The American Family Association is keeping a list of companies who don't use the word Christmas in their holiday advertising, asking shoppers to boycott those who fall under the "naughty" category. If advertisements don't mention "Christmas," the AFA considers those companies to be "marginalizing" it. The Web site says:
"Based on current advertising, below is a list of companies that avoid, ban, or use the term "Christmas" in their advertising. We will continually update the list, so check back often. Criteria - AFA reviewed up to four areas to determine if a company was "Christmas-friendly" in their advertising: print media (newspaper inserts), broadcast media (radio/television), Web site and/or personal visits to the store. If a company's ad has references to items associated with Christmas (trees, wreaths, lights, etc.), it was considered as an attempt to reach "Christmas" shoppers. If a company has items associated with Christmas, but did not use the word "Christmas," then the company is considered as censoring "Christmas."'
Victoria's Secret, Best Buy, Dicks, and about a dozen others are naughty, according to AFA's criteria, and if user comments on the AFA site prove any indication, the list does influence shoppers. The AFA says that Gap responded to the blacklisting by running ads that specifically say "Christmas," and they are now in good graces: "As a result of Gap's efforts, AFA is ending the Christmas boycott of the company. Thank you for getting involved!"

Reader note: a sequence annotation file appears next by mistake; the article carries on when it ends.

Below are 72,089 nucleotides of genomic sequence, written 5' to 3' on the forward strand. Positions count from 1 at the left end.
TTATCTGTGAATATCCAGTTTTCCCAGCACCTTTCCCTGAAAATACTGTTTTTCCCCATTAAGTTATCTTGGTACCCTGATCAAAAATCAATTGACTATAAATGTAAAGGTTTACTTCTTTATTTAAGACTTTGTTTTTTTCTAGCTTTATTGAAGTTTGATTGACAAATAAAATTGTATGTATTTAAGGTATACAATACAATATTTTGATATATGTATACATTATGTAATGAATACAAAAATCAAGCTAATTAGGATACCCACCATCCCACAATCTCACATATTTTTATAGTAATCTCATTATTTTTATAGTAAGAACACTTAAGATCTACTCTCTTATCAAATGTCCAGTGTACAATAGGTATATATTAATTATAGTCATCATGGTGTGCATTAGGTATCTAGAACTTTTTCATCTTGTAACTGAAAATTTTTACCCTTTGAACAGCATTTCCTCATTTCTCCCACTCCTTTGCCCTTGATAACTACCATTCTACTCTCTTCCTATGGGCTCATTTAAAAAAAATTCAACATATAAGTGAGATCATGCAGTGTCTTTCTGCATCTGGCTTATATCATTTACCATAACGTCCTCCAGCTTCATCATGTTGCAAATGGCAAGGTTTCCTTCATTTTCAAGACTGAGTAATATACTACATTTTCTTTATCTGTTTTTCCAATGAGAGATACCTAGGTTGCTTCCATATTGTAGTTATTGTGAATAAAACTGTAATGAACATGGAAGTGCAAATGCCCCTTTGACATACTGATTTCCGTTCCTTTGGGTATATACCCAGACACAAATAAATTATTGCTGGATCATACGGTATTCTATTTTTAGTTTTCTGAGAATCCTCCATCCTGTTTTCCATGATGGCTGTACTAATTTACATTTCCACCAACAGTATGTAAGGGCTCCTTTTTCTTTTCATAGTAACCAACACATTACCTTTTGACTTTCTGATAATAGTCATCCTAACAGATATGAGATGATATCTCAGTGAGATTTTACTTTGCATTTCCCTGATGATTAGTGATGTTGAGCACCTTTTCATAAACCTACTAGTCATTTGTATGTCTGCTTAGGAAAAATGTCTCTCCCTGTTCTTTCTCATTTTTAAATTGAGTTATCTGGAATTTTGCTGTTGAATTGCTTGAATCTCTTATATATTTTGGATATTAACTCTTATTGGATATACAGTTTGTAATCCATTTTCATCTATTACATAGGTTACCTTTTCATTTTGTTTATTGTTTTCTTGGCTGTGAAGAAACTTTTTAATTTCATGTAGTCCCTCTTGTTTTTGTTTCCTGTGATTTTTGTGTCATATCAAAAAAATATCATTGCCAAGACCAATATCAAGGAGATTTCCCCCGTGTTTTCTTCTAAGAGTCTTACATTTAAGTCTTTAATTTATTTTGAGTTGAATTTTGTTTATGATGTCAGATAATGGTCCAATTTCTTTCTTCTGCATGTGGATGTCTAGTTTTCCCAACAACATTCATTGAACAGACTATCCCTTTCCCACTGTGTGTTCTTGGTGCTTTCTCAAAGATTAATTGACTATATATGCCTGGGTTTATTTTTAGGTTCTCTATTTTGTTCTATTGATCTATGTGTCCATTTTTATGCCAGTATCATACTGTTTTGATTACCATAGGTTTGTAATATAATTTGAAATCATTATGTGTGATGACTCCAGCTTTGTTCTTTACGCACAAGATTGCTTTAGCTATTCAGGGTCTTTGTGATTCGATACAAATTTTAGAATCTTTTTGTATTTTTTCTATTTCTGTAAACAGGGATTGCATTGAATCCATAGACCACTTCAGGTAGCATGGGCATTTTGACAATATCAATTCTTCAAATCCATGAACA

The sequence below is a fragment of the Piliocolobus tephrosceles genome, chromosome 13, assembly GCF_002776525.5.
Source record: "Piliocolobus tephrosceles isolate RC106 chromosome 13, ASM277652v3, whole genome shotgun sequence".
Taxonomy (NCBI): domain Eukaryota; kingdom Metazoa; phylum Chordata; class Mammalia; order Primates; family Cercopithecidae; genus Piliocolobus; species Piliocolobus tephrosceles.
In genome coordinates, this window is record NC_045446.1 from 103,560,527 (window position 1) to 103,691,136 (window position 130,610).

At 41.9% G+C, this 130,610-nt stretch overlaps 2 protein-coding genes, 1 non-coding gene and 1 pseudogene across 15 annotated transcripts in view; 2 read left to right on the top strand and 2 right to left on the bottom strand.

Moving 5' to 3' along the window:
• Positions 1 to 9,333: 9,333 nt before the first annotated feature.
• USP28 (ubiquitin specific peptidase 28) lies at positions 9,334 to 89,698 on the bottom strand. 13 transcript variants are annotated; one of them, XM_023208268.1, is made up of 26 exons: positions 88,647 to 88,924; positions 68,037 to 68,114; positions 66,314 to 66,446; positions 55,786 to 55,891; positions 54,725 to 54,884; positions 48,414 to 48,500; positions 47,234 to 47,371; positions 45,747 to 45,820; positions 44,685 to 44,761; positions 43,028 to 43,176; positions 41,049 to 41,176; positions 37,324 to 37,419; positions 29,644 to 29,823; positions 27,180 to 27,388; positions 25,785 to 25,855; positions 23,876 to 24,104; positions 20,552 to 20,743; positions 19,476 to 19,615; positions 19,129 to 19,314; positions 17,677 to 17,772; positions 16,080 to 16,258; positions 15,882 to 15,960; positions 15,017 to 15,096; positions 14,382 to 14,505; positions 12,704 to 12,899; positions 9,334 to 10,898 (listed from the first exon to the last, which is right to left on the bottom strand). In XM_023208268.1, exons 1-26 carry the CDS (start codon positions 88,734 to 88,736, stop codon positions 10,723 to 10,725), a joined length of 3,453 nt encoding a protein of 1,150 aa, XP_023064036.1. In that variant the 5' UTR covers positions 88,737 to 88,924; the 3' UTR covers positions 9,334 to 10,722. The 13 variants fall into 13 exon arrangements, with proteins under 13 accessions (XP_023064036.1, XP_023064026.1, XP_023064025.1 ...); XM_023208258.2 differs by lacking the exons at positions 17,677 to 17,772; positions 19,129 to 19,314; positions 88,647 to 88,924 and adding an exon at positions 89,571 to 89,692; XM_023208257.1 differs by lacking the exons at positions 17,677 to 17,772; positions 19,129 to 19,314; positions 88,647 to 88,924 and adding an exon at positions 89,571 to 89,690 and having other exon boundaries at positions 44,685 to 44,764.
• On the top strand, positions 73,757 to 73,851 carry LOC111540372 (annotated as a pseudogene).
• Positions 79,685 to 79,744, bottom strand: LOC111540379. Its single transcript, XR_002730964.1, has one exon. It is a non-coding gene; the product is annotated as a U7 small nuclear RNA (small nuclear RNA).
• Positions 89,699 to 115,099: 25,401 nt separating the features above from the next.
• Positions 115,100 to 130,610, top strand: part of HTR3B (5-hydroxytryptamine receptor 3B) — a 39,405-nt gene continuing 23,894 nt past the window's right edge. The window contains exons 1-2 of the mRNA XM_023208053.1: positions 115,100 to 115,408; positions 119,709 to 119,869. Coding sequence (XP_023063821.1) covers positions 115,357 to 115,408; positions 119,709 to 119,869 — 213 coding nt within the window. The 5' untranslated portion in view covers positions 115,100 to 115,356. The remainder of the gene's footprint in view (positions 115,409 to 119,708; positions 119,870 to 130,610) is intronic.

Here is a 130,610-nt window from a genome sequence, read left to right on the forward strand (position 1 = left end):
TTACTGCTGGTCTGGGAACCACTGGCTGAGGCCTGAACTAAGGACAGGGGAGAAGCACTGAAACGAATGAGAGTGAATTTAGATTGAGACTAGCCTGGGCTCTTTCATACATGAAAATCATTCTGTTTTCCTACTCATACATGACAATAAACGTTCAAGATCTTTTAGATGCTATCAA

Dish Network took a proactive approach by posting this letter on the AFA site: "As we near Dec. 25 and folks talk more and more about Christmas (or sometimes the lack thereof), I wanted to let you know that at DISH Network, we're not afraid to wish you the merriest of Christmases. If you check out our latest commercial, you'll see what I mean (and, yes, those are all DISH employees)! Please let me know if I can answer any questions for you -- happy to serve as a resource. Merry Christmas!"
The question, thus, must be, WWJS? Where would Jesus shop?